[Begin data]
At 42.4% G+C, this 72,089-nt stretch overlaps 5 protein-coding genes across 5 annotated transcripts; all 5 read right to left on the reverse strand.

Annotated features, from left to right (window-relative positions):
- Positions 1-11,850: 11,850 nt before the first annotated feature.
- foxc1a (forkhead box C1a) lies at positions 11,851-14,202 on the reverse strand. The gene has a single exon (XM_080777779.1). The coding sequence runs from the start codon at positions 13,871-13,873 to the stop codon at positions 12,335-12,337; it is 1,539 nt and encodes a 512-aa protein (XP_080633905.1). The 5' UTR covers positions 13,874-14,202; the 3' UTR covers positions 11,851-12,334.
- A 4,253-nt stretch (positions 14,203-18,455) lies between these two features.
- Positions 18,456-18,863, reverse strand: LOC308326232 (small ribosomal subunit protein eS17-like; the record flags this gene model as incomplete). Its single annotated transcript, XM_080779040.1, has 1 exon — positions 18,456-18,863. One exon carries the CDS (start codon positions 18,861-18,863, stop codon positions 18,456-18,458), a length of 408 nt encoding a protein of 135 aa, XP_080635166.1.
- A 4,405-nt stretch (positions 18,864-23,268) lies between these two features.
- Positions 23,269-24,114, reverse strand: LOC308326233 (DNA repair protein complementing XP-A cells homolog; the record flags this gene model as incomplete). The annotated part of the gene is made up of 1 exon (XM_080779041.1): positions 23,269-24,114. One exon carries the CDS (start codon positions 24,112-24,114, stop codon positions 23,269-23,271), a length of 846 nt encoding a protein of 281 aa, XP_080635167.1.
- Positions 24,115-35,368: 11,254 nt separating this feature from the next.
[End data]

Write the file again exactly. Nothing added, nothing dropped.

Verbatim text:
At 42.4% G+C, this 72,089-nt stretch overlaps 5 protein-coding genes across 5 annotated transcripts; all 5 read right to left on the reverse strand.

Annotated features, from left to right (window-relative positions):
- Positions 1-11,850: 11,850 nt before the first annotated feature.
- foxc1a (forkhead box C1a) lies at positions 11,851-14,202 on the reverse strand. The gene has a single exon (XM_080777779.1). The coding sequence runs from the start codon at positions 13,871-13,873 to the stop codon at positions 12,335-12,337; it is 1,539 nt and encodes a 512-aa protein (XP_080633905.1). The 5' UTR covers positions 13,874-14,202; the 3' UTR covers positions 11,851-12,334.
- A 4,253-nt stretch (positions 14,203-18,455) lies between these two features.
- Positions 18,456-18,863, reverse strand: LOC308326232 (small ribosomal subunit protein eS17-like; the record flags this gene model as incomplete). Its single annotated transcript, XM_080779040.1, has 1 exon — positions 18,456-18,863. One exon carries the CDS (start codon positions 18,861-18,863, stop codon positions 18,456-18,458), a length of 408 nt encoding a protein of 135 aa, XP_080635166.1.
- A 4,405-nt stretch (positions 18,864-23,268) lies between these two features.
- Positions 23,269-24,114, reverse strand: LOC308326233 (DNA repair protein complementing XP-A cells homolog; the record flags this gene model as incomplete). The annotated part of the gene is made up of 1 exon (XM_080779041.1): positions 23,269-24,114. One exon carries the CDS (start codon positions 24,112-24,114, stop codon positions 23,269-23,271), a length of 846 nt encoding a protein of 281 aa, XP_080635167.1.
- Positions 24,115-35,368: 11,254 nt separating this feature from the next.